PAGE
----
“What keeps us from attending these conferences is the funding of HBCUs. Every PWI was fully funded to go,” Mayfield said.

Sharpp also added, “I think it’s an important experience for student activists to be surrounded by others. Too often HBCU students get left out of these discussions where we need to have our voices heard.”

They received great a positive review of their workshop from the leaders of the conference. Both Sharpp and Mayfield look forward to attending the conference again and encourage Hampton University to provide an even stronger presence.

Hampton’s rising Entr3pnr

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(photo by Joanna Rowell//Hampton Script)

Leondra Head | Local & World Editor

Hampton University is the place for entrepreneurs to thrive and succeed. Founder and CEO of Entr3pnr Julian Johnson is getting his first taste of success. Johnson is a freshman, finance major from Philadelphia that founded his own clothing brand, Entr3pnr, in November 2015.  The fast success of the clothing brand has made the clothing line’s logo easily recognizable to Hampton’s students. Entr3pnr’s hats are seen frequently on Hampton University’s campus, with many students sporting them.

“Entr3pnr is a clothing brand that inspires the next generation of entrepreneurs and encourages people not to be salary slaves like society brainwashes them to be,” said Johnson. The “3” in the company name represents the three percent of the population in the world that employees the other ninety-seven percent.

Johnson went on to say that his company’s slogan is, “inspire thought.” It is derived from the question: If you could start your own business right now, knowing it was going to be successful before you even started, what business would you start? Johnson said, “It’s a question that most people never think about because our society has brainwashed us and killed our creativity at a very young age. Ultimately, we want to change the way people think.”

Johnson explain what he describes is the salary slave farm system. “Everyone is told to go attend college. Work really hard in college to get a good job. Then once you have that job told to work even hard as you try to climb the corporate ladder. You’re making someone else rich your entire life and not creating anything for yourself,” said Johnson.

“Salary slaves” are controlled by companies in which they work for. Johnson goes on to say that people are so obligated to their company that they do not realize their full potential. Johnson noted that  “some of the best entrepreneurs did not graduate college.”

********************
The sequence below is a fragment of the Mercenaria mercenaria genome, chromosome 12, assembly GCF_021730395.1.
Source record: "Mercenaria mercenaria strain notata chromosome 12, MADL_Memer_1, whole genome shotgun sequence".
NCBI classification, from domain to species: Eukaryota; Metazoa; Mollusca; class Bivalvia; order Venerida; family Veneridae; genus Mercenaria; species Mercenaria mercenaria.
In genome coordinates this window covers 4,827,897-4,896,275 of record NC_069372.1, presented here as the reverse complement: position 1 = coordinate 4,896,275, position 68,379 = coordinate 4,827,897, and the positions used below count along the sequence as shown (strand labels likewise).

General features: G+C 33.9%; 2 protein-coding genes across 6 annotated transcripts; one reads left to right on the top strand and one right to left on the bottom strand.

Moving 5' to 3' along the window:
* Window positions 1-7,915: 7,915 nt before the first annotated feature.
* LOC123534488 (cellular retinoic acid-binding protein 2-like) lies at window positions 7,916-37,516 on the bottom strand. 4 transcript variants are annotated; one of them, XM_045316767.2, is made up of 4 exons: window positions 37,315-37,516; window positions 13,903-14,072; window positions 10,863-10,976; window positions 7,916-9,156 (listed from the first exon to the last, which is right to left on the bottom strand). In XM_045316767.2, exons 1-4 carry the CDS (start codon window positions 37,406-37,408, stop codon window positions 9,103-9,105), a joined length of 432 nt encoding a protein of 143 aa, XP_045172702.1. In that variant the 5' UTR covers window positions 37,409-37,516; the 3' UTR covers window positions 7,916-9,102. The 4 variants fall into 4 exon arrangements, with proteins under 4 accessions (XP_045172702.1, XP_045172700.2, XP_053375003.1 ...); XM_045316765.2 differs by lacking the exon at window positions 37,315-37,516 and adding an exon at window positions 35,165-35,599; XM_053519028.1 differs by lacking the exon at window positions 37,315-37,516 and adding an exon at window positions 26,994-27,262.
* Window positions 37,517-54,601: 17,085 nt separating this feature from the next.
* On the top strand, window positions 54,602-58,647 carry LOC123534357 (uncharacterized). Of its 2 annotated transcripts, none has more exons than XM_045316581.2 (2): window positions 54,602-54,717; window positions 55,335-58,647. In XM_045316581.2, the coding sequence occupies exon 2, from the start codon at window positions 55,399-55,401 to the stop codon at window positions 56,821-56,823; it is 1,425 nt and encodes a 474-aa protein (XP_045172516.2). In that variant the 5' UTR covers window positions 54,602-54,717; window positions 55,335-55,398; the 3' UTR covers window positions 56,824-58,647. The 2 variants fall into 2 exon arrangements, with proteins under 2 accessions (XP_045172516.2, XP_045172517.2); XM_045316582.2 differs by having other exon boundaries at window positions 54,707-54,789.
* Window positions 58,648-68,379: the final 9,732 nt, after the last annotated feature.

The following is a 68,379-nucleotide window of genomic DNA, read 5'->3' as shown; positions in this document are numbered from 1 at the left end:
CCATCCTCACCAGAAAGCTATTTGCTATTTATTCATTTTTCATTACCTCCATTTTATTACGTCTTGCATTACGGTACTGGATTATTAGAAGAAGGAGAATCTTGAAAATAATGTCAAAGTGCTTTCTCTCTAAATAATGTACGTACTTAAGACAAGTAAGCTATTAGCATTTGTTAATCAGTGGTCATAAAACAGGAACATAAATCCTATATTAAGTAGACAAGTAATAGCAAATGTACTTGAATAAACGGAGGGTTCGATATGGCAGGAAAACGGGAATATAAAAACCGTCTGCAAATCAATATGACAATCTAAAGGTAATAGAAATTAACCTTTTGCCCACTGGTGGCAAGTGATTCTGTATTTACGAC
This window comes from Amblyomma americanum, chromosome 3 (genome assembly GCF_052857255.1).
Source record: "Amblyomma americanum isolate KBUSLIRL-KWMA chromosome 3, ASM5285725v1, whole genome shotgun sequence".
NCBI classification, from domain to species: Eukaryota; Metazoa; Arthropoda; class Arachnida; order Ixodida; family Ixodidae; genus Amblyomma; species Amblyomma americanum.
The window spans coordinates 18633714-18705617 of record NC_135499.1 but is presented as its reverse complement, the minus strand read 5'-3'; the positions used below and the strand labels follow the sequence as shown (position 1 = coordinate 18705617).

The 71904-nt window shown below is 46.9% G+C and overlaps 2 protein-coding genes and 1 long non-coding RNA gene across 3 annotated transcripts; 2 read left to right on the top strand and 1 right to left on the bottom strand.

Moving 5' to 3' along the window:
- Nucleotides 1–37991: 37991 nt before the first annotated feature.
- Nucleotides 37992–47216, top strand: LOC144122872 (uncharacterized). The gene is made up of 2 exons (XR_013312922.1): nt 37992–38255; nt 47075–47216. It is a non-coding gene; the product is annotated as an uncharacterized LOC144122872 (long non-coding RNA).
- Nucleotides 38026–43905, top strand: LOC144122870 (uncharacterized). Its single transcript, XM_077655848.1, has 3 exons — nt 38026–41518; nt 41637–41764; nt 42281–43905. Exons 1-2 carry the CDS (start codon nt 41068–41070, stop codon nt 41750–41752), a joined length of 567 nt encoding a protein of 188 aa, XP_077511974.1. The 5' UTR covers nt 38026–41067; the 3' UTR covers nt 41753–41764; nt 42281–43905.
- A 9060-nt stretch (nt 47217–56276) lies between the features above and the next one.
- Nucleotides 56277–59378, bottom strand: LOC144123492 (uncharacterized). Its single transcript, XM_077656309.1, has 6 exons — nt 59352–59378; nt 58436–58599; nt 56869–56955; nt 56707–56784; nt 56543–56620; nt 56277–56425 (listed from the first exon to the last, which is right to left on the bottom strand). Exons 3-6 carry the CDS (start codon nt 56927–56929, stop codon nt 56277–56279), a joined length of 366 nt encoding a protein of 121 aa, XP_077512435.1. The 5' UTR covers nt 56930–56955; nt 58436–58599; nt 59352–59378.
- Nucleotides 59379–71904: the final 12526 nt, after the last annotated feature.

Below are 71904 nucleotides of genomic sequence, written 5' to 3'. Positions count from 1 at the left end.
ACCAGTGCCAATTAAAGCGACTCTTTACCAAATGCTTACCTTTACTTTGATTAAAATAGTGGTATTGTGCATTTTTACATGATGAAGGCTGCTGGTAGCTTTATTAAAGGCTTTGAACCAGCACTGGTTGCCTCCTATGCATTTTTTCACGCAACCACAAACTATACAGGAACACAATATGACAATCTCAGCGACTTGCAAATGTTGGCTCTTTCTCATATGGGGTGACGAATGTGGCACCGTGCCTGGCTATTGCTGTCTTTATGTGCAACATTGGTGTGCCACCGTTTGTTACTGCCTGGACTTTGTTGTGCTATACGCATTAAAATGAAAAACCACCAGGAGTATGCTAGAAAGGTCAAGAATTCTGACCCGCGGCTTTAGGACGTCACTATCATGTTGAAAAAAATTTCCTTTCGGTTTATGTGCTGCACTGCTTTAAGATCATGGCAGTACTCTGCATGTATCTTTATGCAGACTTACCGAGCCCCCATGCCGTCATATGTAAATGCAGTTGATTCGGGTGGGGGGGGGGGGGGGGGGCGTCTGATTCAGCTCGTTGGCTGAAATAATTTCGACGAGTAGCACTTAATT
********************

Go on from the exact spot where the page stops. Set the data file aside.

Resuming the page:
Johnson first came up with his business idea in August before arriving to Hampton University’s campus and officially launched it in November. “I’ve always wanted to own my own business since I was younger,” mentioned Johnson.  He has had an entrepreneur mindset ever since he was a young child. In middle school, Johnson sold airheads and candy on the school bus and expanded his business to other schools in high school with other students working under him selling candy.

Entr3pnr currently sells hats that come in black, white, tan, maroon, light pink, olive and denim. The company is in the process of designing new shirts for the spring and looking forward to having beanies and sweatshirts for the fall of 2016.

Etr3pnr’s website launched in January. Customers are able to purchase hats online. Johnson filed for a trademark for Entr3pnr in January. Entr3pnr has already profited $1,000 in just three months of being in business. Johnson said, “Being 19 and the founder and CEO of a company is like playing a game of chess for the first time.”

Johnson plans for Entr3pnr to reach beyond Hampton University and to a national audience. Johnson said, “Entr3pnr targets everyone because everyone has the capable to be an entrepreneur. You’re never too old to start or too young to start. There’s no limit.”

Johnson credits Entr3pnr’s success to his two partners in the company, Tyler McColley and Jared White. McColley is a freshman, biology major from Philadelphia. McColley also serves as a model and photographer for the brand. “Tyler has the best fashion sense of anyone that I know. He has been modeling since high school and is incredibly passionate about photography. I know if I provide him with the right resources he’ll be the fashion photographer in the world,” said Johnson.

Jared White is a computer science major from Philadelphia.  “Jared is our graphic designer. I saw his website and designs and was pretty impressed from what I saw. His high level of technical skill is what drew me to him,” said Johnson. He went on to mention that the coolest thing is that they are all from West Philadelphia.

Johnson thanks and appreciates his loving family for being supportive towards his dreams and goals. Johnson said that his family has been very motivational and love the idea of him starting his own company. His  biggest inspiration comes from his dad who once owned his own business. Johnson closed with, “Entr3pnr will be different from any other clothing brand that has ever existed. We will inspire people to change the way they think about having a traditional job.”